07/17/2005: Thought for the Day:
The Supreme Court's ruling last month upholding the right of the Texas State Capitol to keep a Ten Commandments sculpture - sponsored by that great theologian Cecil B. DeMille to promote his Charlton Heston epic - on its grounds as an historical artifact is arguable from a legal perspective. But to the amateur historian and professional ironist, it's a delight. Because I've been to the Texas State Capitol, and that granite Moses movie ad is one of the least offensive things there.
To wit: there are two creepy monuments dedicated to the Confederacy, one of which features hand-carved testimonials from Jeff Davis and Robert E. Lee lauding rebel soldiers responsible for the Gettysburg deaths Lincoln would hope were not in vain.
Then there's the memorial festooned with a man gripping a muzzle-loader to honor the Heroes of the Alamo, the men who died trying to steal Tejas from the Mexicans, who had taken it from Spain, which had grabbed it from the Indians in the first place. If I remember correctly, not stealing is one of your Top Ten Ten Commandments. One of these Alamo heroes, Davy Crockett, is said to have advised the men there, "Pierce the heart of the enemy as you would a feller that spit in your face, knocked down your wife, burnt up your houses and called your dog a skunk!" Does it get any less "thou shalt not kill" than that?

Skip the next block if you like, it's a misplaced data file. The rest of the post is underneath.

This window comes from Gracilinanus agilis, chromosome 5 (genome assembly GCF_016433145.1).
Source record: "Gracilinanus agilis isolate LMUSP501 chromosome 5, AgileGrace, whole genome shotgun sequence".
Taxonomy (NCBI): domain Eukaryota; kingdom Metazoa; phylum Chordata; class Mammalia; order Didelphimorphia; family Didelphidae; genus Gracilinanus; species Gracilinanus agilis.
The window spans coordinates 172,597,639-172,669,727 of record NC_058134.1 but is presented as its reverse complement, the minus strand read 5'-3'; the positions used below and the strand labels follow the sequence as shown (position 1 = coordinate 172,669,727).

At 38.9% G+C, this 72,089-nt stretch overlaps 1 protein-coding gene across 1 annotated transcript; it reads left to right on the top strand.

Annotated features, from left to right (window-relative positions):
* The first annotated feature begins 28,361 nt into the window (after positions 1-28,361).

Another statue honors the beloved Texas cowboy. I happen to be descended from one of these. My Texas cowboy great-great-grandfather, John Vowell, abandoned his newborn baby, Charles, when his Seminole wife died in childbirth. Is it O.K. if I break the commandment about honoring one's father to point out that my great-great-grandfather was a deadbeat dad fiend?
Young Charles, by the way, did not follow in his daddy's cowboy footsteps; by the age of 8, the poor kid was earning a living as a shepherd. Until the range wars, when some of those beloved cowboys symbolized by that statue gunned down all his sheep. Probably not on a Sunday, though. Heavens, no - that's the Sabbath.
I am picking on Texas and its State Capitol only because of the specifics of this Supreme Court ruling. The fact is, any state government in the U.S. is going to look a little phony tacking up Mosaic Law on its lawn next to statues of whatever Puritans or Hawaiian-queen-kidnappers are responsible for any given state's eventual statehood. Maybe phony is not the right word. Maybe the right word is sad.
Len on 07.17.05 @ 08:23 AM CST